A worker will view their refusal as reasonable; after all, they have a “right” to disconnect. Some will say that if there is an after hour need for work then someone should be hired to cover that work. Reality check in real business operations – isn’t it hard to find good labour at the moment? What about the knowledge only possessed by the worker you need to contact? Too bad.

A dysfunctional law.

If the worker does not take the call, how will they even be able to assess if their refusal is unreasonable or not. The law does not help workers but rather exposes them.

Let’s discuss the reverse. A manager persistently calls a worker outside of hours. The worker already has real options (and conversely the employer obligations), including:

  • They can lodge a complaint with the workplace, protected by the workplace right to complain.

  • They can lodge a complaint with a health and safety representative, the union and or SafeWork relying on safety laws, like the Code of Practice: Managing Psychosocial Hazards at work.

Remember, a breach of work health and safety laws is subject to improvement notices, prohibition notices and even criminal charges. Not insignificant laws.

The implications of this new law go further.

A worker who constantly exercises the “right to disconnect” may create resentment amongst others and create division in the workplace. Others carrying the burden will be unfairly impacted.

Pay increases and promotions are well deserved by those workers who are committed to the business and go that extra mile. Get ready for complaints from those who regularly exercise the “right to disconnect” that they are being disadvantaged by not getting pay increases or promotions compared to their colleagues.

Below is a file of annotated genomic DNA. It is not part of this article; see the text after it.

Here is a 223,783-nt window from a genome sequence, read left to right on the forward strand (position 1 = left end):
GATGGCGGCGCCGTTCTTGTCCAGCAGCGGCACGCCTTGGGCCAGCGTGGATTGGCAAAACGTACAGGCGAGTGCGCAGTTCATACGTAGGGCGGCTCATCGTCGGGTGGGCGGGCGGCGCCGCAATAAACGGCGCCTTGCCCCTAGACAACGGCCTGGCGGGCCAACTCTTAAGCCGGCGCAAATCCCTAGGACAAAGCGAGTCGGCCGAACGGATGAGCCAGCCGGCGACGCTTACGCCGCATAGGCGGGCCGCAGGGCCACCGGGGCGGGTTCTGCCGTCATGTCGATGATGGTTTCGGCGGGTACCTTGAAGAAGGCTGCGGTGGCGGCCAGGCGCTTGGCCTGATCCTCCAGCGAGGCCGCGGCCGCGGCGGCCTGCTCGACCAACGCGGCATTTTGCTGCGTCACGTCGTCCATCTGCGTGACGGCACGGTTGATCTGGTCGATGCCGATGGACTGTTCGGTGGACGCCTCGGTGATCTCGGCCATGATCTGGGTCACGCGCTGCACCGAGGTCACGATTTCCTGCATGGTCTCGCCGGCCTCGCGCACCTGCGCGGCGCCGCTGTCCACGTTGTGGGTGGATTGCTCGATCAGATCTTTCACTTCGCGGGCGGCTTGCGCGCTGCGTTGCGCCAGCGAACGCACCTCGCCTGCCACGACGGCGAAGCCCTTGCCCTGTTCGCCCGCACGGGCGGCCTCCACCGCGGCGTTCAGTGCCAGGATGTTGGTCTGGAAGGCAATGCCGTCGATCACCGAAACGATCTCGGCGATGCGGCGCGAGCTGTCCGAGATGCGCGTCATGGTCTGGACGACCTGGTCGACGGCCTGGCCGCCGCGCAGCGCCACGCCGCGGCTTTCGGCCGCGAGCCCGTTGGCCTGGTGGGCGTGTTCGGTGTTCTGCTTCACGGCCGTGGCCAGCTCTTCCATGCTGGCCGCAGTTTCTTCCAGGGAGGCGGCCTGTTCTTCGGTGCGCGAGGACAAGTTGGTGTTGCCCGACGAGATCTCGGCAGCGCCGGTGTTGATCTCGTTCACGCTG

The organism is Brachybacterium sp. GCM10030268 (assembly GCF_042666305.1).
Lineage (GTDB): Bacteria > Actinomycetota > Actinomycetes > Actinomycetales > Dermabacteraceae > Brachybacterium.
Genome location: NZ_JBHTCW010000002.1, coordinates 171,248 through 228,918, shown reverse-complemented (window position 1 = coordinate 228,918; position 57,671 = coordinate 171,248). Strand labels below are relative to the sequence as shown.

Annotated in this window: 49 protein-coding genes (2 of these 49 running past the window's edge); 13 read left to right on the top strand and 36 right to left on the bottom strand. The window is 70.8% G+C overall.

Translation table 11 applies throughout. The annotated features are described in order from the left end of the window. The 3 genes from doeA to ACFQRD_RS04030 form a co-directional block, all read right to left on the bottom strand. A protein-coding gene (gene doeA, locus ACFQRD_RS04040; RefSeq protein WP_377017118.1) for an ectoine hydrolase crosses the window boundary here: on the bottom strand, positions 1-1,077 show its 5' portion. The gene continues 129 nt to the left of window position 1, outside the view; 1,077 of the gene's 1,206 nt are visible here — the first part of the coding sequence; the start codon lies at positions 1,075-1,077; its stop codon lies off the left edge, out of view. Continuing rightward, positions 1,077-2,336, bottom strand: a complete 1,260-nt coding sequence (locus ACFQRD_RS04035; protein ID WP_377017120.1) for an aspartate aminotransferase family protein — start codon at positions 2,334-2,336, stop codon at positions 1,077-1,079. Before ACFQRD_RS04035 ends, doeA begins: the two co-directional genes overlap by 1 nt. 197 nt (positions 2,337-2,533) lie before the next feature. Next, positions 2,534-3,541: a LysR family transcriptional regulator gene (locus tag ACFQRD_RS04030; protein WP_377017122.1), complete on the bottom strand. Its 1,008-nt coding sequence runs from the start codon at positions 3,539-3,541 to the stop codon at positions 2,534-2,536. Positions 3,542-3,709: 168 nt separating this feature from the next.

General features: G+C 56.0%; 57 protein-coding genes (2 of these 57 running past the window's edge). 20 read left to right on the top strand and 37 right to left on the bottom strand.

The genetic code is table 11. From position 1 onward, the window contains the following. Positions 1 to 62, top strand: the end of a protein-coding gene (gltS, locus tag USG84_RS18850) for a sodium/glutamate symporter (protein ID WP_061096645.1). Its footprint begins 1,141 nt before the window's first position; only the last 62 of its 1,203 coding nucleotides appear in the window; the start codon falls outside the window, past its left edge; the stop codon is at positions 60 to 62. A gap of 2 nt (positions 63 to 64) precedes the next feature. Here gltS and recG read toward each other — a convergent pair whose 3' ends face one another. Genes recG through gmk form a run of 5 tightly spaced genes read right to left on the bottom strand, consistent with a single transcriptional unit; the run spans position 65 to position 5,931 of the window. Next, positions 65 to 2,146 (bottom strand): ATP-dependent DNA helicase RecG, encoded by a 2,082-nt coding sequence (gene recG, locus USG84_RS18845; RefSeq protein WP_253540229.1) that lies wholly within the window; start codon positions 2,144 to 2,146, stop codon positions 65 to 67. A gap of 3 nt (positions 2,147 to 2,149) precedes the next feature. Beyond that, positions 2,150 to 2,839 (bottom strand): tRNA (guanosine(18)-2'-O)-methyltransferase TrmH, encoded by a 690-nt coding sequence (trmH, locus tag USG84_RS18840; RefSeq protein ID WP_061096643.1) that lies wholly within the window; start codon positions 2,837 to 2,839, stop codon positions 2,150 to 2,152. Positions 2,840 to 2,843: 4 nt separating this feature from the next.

The law may also have a negative impact on workplace flexibility. If a worker is able to not respond to genuine ad hoc requests after hours, where is the attraction in providing flexibility during work hours? Employment is a two way street.

And you can read it already. In adverse action / general protection claims, plaintiff law firms will recite every time their client was called after hours complaining that their client’s dismissal was because they complained about those calls or their right to disconnect was denied.

What to do

While these new laws will not commence immediately, under existing safety laws, business needs to ensure they review work design and workloads. Most businesses already have strategies to cover work and client needs when employees take leave – these need to be reviewed for effectiveness. Are there other systems that you could introduce?  For example, all emails sent after 8:00pm are only delivered 8:00am the next day, unless the sender selects otherwise due to some urgent pressing business need.

Employers may be well advised to develop a system whereby workers can at least receive some information to enable them to assess the importance and seriousness of the need to respond to after-hours contact. For example, no need to look at emails, unless a text message or phone call is made – then it is urgent.

And managers are trained to limit after hours contact to only urgent business need. Mental wellbeing training remains worthwhile to assist workers and managers to manage achieving a work life balance.

For employees paid above award minimum, employers may consider designating a part of salary specifically for being flexible and on-call after work hours. An indignant unreasonable employee can know that amount is at risk. If too bold, at least the contract will make clear that occasional after hours contact is expected given their salary and seniority.

And perhaps for employees who need to stay connected after hours due to the nature, seniority or professional nature of their role, have an open dialogue for the notification of pressing personal circumstances where after hours contact should be avoided.

Regardless, businesses need to monitor working hours to ensure no work overload and regular discussion with employees should be had and documented about workload and work balance.

If you need advice on developing systems to navigate this new law, please reach out.

Author: James Mattson